With the success of last year’s Symposium, we decided to take the event “on the road” to Irvine, Calif., to reach a broader audience and make it easier for businesses on the West Coast to attend. With all the changes with the new administration, a new FDA commissioner and new policies that seem to indicate a shift in the agency’s view of these products (we hope), we are covering a lot more material at this year’s event. In addition to our Keller and Heckman experts, we are particularly excited for our guest speakers, several coming from overseas, who will be presenting on topics including good manufacturing practices, state laws, EU and UK laws, and vapor device standards.

Stepping further into that, what are some of the biggest challenges that vapers and business owners need to be aware of this year?

Companies must understand that even though the deadline for premarket applications for products on the market today has been delayed until 2022, the Deeming Rule is still in effect, and there are several fast-approaching deadlines for requirements such as ingredient reporting and HPHC testing that companies need to comply with in the meantime. We are expecting FDA to ramp up enforcement and inspections of facilities, so being prepared for that is critical. We will also be addressing the elephant in the room — Premarket Tobacco Product Applications (PMTAs) — and how companies might be able to work together to save money and submit applications to FDA.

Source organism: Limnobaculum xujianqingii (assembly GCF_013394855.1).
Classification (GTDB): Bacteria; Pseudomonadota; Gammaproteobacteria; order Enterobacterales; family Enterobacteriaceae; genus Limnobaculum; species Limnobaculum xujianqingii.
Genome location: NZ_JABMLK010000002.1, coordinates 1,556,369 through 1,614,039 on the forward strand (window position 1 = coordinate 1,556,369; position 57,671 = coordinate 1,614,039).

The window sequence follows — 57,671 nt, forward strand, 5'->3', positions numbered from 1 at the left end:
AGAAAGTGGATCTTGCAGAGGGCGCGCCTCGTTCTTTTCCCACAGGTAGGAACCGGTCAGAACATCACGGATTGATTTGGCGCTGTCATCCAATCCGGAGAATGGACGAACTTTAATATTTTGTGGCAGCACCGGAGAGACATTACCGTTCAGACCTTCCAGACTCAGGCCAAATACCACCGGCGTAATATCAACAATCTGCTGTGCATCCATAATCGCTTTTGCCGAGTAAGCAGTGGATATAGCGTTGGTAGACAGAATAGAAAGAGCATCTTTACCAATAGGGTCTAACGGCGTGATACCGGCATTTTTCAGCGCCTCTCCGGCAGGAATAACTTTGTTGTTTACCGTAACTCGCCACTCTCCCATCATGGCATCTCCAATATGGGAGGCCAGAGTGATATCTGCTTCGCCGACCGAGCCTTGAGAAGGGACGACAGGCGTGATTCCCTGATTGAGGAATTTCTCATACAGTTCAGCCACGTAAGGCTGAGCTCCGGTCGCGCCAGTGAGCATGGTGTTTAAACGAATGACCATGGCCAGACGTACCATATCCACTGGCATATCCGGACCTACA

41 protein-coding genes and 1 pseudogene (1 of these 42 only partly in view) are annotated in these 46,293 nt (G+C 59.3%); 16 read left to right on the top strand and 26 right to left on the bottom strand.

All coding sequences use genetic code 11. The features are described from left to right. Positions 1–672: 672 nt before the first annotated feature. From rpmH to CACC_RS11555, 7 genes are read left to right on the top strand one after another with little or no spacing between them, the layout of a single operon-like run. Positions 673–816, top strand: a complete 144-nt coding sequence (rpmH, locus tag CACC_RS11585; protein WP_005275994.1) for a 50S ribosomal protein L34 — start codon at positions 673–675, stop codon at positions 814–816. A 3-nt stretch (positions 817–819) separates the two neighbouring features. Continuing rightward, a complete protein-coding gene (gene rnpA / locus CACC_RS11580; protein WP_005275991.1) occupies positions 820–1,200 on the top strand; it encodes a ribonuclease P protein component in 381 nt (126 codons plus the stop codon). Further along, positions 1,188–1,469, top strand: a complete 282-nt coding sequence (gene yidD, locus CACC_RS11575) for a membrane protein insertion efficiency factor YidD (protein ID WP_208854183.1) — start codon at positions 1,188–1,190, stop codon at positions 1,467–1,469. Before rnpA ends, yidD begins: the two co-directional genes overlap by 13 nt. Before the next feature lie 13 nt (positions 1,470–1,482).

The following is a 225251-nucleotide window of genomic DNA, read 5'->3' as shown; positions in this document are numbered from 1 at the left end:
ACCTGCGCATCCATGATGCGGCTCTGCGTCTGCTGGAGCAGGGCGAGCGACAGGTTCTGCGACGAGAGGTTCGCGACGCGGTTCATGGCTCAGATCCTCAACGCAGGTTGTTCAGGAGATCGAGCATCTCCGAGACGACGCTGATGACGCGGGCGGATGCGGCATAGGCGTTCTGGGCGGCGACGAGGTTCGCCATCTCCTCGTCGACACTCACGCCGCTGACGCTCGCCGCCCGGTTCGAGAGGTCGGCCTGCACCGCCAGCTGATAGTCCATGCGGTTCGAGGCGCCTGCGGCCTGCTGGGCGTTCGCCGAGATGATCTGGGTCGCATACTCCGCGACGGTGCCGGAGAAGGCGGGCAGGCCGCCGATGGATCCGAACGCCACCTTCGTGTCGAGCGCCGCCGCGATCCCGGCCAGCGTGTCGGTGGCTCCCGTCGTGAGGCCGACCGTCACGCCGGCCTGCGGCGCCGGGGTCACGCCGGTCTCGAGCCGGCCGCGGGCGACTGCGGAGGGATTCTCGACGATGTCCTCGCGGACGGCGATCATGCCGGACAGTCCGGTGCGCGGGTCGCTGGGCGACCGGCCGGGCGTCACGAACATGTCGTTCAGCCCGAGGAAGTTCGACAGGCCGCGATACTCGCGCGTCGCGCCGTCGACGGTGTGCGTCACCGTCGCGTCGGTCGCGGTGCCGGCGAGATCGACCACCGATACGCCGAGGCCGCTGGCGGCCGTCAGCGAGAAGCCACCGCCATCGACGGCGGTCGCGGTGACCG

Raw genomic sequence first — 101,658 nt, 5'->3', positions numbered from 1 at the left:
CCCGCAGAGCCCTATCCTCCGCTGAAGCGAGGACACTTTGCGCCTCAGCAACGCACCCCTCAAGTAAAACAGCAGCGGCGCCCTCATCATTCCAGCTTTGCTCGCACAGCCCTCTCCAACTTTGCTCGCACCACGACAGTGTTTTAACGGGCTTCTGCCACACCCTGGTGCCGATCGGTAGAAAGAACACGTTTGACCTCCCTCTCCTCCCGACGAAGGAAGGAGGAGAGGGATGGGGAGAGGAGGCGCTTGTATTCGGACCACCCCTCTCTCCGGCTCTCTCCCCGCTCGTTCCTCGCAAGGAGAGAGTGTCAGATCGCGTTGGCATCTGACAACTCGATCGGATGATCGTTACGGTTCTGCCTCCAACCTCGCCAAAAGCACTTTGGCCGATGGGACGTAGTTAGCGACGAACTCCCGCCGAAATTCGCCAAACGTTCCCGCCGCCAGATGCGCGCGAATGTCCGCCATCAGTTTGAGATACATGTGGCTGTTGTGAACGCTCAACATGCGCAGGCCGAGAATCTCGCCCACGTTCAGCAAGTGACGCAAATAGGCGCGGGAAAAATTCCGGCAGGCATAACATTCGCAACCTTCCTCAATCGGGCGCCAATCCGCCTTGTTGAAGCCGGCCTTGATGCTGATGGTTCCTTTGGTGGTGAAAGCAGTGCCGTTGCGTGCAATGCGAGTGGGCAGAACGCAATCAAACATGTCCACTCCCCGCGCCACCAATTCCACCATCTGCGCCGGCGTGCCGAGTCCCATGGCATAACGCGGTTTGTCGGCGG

Beyond FDA, more states are passing legislation impacting this industry, including new taxes and licensing requirements. Much of this will be covered at the Symposium. We are also seeing more companies get notices from state environmental regulators regarding how they are storing and disposing of nicotine and other hazardous chemicals. We think that is going to be a big issue in 2018 and moving forward.

Finally, if you’re looking to expand your business beyond the U.S. to the EU or Asia, we are going to have a lot of great presentations on how to do that.

Have there been any wins within the law that you’ve seen for our industry?

There have been a lot of victories at the state level by advocacy organizations such as SFATA, VTA and the Smoke-Free Associations fighting for vaper’s rights. We also had a huge victory last year on behalf of the Right to be Smoke-Free Coalition in Indiana, where we got the Seventh Circuit Court of Appeals to strike down the unconstitutional parts of Indiana’s e-liquid law (seehere). The industry should also consider FDA’s extension of the PMTA deadline as a victory that resulted from everyone’s lobbying efforts, as well as the threat from the lawsuits.

One topic we will be discussing at the Symposium is the appeal of the Nicopure and Right to be Smoke-Free challenge to the Deeming Rule, and how companies can still help with that effort.

The symposium schedule is jam packed and really looks like a must-attend event. Can you talk further about the importance of this two-day event?

I do believe this is a must-attend event for businesses who truly are interested in complying with the law and staying around for the long-term. This will also be a great opportunity to network with Keller and Heckman attorneys and other experts, as well as with other businesses. So far, we have over 100 registered attendees that include some of the biggest names in the industry, but also a lot of smaller companies who are looking to do things the right way.

*Seating is limited, but it is still not too late toregister! Keller and Heckman is also exploring options for next year’s Symposium, and may take it to the Midwest or back to the East Coast.